The treatment of hypogonadism in men of reproductive age

Testosterone therapy has a reversible suppression of spermatogenesis. Selective estrogen receptor modulators represent an alternative therapy for men who desire to maintain future potential fertility. Human chorionic gonadotropin therapy may be considered.


Edward D. Kim, M.D., Lindsey Crosnoe, B.S., Natan Bar-Chama, M.D., Mohit Khera, M.D., Larry I. Lipshultz, M.D.

Volume 99, Issue 3, Pages 718-724, 1 March 2013



To review the mechanisms of testosterone replacement therapy’s inhibition of spermatogenesis and current therapeutic approaches in reproductive aged men.


Review of published literature.


Pubmed search from 1990-2012.


Pubmed search from 1990-2012.


A literature review was performed.

Main Outcome Measure(s):

Semen analysis and pregnancy outcomes, time to recovery of spermatogenesis, serum and intratesticular testosterone levels.


Exogenous testosterone suppresses intratesticular testosterone production, which is an absolute prerequisite for normal spermatogenesis. Therapies that protect the testis involve hCG therapy or selective estrogen receptor modulators (SERMs), but may also include low dose hCG with exogenous testosterone. Off-label use of SERMs, such as clomiphene citrate, are effective for maintaining testosterone production long-term and offer the convenience of representing a safe, oral therapy. At present, routine use of aromatase inhibitors is not recommended based on a lack of long-term data.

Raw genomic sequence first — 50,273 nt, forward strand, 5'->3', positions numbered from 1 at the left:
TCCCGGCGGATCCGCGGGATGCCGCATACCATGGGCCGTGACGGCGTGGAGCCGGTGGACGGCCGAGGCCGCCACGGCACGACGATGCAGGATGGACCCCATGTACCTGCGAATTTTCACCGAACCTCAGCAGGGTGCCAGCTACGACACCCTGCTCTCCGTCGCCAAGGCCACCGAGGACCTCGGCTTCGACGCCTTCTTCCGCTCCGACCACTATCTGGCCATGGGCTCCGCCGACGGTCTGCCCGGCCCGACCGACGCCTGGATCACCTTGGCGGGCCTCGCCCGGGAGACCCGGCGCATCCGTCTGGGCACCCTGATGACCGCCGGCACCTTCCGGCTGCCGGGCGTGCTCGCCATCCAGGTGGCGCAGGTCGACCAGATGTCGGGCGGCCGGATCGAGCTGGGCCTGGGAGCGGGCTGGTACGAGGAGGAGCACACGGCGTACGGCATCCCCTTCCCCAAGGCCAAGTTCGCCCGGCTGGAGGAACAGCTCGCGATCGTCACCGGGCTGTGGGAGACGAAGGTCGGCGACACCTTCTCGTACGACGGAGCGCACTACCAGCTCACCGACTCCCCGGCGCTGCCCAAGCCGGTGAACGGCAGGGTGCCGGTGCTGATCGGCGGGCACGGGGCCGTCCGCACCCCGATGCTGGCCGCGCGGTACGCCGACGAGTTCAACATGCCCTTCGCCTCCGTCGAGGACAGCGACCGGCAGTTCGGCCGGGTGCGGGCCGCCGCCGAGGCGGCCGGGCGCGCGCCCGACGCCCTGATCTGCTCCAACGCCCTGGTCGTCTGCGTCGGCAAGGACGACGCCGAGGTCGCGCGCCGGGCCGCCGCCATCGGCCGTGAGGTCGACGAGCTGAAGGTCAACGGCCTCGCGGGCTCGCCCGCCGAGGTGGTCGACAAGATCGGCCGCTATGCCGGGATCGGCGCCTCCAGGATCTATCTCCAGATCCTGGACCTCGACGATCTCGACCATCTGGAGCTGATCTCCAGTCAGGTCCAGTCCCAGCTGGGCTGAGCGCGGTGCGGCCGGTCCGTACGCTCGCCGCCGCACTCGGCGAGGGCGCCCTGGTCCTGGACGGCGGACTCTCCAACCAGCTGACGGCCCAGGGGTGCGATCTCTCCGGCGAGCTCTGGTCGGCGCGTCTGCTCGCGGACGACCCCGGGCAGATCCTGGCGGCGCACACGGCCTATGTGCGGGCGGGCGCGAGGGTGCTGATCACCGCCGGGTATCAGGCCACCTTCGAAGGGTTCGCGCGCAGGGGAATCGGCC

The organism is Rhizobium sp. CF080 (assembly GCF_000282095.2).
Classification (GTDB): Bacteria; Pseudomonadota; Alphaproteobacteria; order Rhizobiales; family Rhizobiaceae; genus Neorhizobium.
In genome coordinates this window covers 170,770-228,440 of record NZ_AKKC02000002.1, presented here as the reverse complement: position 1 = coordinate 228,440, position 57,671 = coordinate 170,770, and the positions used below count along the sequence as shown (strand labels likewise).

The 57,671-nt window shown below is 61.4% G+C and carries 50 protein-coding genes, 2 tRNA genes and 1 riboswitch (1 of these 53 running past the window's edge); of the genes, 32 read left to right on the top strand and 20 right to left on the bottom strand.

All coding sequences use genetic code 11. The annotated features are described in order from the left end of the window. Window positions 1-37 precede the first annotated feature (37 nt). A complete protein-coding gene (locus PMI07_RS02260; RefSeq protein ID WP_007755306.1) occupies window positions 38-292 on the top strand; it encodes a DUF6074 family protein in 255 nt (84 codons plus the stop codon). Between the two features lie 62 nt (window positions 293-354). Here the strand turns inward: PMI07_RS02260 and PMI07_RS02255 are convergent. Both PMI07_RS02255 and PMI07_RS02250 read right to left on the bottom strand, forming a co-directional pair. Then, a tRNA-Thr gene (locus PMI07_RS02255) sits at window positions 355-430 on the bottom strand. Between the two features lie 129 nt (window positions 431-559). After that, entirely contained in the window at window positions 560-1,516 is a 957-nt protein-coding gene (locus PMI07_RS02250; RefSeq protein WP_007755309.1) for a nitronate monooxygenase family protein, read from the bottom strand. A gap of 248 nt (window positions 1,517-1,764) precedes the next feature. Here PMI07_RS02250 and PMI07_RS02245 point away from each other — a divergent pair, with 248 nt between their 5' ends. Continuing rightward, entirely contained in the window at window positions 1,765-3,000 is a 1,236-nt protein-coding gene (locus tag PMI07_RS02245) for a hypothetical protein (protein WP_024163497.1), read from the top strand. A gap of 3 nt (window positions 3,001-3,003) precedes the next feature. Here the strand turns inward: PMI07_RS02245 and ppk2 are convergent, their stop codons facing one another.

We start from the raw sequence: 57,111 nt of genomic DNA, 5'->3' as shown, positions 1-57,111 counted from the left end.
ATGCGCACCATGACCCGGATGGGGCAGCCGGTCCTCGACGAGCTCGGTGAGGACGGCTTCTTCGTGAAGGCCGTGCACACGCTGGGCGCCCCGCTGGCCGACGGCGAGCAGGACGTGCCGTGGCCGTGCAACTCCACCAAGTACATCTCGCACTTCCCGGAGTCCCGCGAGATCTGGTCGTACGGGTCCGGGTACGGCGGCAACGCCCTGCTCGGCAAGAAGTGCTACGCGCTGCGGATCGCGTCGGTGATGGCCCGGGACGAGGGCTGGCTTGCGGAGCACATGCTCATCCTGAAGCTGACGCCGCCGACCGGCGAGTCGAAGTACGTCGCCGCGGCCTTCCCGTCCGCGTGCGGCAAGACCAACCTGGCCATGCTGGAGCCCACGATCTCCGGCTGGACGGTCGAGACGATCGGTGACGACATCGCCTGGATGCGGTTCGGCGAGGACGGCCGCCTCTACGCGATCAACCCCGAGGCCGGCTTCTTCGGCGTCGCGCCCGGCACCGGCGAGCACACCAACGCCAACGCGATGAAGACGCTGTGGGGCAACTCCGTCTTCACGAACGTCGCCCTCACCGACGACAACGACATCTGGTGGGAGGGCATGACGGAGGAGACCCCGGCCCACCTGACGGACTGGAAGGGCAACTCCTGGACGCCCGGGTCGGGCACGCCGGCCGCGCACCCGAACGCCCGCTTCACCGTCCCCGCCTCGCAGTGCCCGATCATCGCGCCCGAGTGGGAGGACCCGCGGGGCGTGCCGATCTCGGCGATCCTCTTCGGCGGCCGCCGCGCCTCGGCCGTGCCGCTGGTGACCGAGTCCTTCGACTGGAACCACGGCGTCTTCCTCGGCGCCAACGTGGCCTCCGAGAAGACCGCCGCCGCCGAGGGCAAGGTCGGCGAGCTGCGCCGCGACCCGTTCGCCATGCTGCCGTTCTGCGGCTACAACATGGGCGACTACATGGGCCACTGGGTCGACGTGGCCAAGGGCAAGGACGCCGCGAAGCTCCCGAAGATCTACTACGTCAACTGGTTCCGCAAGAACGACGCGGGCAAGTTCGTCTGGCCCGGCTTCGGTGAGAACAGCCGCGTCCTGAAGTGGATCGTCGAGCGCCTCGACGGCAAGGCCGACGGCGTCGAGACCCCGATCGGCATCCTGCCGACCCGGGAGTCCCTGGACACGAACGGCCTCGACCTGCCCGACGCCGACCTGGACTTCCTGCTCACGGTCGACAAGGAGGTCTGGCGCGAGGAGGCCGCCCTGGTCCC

Exogenous testosterone supplementation decreases sperm production. Studies of hormonal contraception indicate that most men have a return of normal sperm production within 1 year after discontinuation. Clomiphene citrate is a safe and effective therapy for men who desire to maintain future potential fertility. Although less frequently used in the general population, hCG therapy with or without testosterone supplementation represents an alternative treatment.

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